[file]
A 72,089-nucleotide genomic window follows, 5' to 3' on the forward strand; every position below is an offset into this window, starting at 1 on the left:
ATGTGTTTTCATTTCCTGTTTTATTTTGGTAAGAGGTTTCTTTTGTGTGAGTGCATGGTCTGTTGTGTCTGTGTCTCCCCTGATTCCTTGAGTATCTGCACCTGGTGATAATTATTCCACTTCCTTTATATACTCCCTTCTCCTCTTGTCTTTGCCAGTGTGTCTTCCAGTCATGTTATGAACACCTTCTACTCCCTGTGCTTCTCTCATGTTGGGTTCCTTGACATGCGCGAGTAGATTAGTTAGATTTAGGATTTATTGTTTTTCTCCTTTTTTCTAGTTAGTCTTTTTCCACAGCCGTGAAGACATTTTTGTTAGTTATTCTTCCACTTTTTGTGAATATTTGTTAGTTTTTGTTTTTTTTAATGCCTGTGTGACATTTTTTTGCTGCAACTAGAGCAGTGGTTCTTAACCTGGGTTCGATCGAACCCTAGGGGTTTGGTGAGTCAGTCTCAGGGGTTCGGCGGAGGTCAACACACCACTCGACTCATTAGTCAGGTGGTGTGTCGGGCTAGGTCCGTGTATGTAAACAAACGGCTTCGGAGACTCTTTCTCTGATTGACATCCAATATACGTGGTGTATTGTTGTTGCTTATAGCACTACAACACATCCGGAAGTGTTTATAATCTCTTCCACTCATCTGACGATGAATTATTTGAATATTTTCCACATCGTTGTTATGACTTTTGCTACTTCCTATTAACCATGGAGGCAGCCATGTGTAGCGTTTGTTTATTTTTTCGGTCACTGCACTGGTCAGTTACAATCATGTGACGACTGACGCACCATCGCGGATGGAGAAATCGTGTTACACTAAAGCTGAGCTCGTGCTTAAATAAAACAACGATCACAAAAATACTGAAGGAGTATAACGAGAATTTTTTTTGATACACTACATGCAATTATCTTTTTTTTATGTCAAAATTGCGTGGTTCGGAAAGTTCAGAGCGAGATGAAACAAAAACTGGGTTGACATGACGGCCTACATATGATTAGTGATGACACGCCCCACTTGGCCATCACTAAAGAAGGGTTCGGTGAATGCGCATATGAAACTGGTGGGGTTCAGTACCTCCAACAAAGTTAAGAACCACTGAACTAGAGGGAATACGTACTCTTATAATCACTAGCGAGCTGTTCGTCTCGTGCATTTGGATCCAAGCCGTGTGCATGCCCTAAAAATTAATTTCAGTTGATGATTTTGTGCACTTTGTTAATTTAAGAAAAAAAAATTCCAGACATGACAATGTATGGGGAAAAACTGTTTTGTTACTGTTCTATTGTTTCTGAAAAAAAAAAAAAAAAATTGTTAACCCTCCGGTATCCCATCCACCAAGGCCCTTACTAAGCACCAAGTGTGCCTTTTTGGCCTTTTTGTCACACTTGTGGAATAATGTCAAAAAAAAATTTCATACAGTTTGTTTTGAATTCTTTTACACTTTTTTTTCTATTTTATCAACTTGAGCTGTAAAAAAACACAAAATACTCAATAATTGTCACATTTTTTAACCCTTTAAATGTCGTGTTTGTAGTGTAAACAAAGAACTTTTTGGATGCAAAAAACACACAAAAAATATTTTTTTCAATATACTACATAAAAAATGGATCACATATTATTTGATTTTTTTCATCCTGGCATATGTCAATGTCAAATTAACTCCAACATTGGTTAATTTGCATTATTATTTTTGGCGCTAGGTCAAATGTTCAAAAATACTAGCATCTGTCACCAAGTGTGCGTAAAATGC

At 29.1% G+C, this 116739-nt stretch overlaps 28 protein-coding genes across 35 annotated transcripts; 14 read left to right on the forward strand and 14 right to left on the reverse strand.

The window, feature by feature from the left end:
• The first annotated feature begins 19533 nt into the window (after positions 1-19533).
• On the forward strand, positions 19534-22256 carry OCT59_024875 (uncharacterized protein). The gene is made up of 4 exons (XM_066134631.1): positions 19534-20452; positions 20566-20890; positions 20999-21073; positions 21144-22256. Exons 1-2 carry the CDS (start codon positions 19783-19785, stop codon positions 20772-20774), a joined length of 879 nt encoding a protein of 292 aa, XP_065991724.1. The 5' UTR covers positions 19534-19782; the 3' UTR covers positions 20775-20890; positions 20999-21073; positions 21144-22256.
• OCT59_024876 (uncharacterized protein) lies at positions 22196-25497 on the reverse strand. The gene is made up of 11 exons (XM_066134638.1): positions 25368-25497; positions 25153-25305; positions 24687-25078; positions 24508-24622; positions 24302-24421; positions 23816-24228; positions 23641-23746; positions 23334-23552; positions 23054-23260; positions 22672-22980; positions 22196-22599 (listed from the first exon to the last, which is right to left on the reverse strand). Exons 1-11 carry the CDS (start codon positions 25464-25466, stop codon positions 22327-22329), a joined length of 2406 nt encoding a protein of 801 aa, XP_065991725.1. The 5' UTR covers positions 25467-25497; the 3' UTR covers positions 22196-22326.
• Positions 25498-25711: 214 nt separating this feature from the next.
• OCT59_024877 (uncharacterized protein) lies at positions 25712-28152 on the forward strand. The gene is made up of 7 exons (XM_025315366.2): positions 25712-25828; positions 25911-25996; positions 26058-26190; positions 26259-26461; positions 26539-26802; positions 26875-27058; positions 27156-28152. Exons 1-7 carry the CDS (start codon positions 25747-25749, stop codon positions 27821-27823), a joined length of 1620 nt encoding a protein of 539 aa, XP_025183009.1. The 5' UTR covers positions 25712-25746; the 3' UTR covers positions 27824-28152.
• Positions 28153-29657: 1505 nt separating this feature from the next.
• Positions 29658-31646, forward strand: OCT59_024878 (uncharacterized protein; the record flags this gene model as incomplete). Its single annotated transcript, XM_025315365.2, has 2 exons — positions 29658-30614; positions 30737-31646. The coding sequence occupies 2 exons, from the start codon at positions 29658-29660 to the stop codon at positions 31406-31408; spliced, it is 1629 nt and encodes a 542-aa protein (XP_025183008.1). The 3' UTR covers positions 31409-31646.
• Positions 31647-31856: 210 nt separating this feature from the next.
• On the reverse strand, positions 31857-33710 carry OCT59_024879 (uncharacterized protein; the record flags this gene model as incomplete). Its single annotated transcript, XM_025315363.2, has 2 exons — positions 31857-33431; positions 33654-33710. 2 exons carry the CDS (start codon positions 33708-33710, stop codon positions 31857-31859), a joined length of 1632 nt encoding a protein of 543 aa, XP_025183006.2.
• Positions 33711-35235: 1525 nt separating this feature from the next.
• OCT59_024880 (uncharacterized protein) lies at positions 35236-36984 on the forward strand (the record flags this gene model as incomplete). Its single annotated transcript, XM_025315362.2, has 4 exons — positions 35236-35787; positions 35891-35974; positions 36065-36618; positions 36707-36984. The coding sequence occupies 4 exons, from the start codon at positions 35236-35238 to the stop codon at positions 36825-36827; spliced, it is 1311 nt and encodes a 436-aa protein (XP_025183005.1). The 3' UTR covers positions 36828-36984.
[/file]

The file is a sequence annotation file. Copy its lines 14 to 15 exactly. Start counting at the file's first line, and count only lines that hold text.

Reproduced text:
• Positions 33711-35235: 1525 nt separating this feature from the next.
• OCT59_024880 (uncharacterized protein) lies at positions 35236-36984 on the forward strand (the record flags this gene model as incomplete). Its single annotated transcript, XM_025315362.2, has 4 exons — positions 35236-35787; positions 35891-35974; positions 36065-36618; positions 36707-36984. The coding sequence occupies 4 exons, from the start codon at positions 35236-35238 to the stop codon at positions 36825-36827; spliced, it is 1311 nt and encodes a 436-aa protein (XP_025183005.1). The 3' UTR covers positions 36828-36984.